One step in fluency practice is fluency drills. Fluency drills are simply setting a time limit and seeing how many words the students can read. The hard part for students with disabilities and sight words is that there aren’t really any guidelines about what their benchmarks should be. So often the best solution is to take a baseline and then work toward improving the student’s performance to a level that allows them to progress through reading sufficiently.

Functional Reading Generalization Activities

Menu Reading worksheet

Once students have started to master their identification and comprehension of the sight words, they need lots of opportunities to practice those skills in various situations. Finding ways to make their practice relate to real world situations is helpful. I like using real-world pictures and developing or using materials that represent real-life uses. So for instance, for food words, finding the words in menus and grocery stores.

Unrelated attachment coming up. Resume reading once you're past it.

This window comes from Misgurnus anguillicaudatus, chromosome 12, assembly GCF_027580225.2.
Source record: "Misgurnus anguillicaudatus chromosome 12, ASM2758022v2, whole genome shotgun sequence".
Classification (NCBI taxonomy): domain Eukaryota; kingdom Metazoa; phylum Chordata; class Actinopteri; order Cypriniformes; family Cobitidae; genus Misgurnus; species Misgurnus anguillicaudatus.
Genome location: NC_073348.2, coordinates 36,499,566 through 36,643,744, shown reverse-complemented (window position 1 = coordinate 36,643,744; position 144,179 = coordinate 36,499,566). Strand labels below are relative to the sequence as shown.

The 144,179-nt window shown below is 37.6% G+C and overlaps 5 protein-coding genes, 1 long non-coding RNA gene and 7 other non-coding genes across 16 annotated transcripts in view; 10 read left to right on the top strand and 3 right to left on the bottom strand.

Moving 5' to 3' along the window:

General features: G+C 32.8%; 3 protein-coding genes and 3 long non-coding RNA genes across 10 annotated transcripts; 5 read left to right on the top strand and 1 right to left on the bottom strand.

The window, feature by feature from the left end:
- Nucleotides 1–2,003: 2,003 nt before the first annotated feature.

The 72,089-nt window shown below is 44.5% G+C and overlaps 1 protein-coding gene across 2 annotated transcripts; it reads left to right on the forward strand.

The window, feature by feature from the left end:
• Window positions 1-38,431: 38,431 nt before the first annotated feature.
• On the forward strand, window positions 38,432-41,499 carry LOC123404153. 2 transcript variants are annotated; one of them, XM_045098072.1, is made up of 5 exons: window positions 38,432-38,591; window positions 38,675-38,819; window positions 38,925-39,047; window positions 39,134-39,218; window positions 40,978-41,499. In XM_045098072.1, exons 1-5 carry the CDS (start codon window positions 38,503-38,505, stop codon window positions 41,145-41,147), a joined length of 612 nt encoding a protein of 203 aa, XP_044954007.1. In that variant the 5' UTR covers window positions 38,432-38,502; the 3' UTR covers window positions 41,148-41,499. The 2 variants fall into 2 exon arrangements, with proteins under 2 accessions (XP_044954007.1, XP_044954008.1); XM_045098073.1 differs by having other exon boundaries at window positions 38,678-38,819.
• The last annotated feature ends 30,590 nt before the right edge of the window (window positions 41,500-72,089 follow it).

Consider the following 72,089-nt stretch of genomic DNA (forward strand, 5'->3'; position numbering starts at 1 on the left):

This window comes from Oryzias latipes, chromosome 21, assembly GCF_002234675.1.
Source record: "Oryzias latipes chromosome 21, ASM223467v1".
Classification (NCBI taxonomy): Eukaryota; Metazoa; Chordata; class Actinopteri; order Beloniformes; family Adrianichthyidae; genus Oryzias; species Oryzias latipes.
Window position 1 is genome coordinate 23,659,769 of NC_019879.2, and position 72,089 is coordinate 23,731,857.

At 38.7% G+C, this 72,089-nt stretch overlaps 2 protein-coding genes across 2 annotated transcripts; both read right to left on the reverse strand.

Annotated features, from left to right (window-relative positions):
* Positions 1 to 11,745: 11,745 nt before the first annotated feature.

These practice activities then can be used in stations with paras. And then later they can be worked into independent work. This way students practice throughout the day.

word matching worksheet in black and white
Line drawing food word worksheet

File Folders & Task Cards

File folder activities and task cards are great ways for students to practice reading comprehension. With file folders, students can match words to words. But they can also match words to pictures, to practice reading comprehension and generalize their knowledge.

File folder activity matching food words to pictures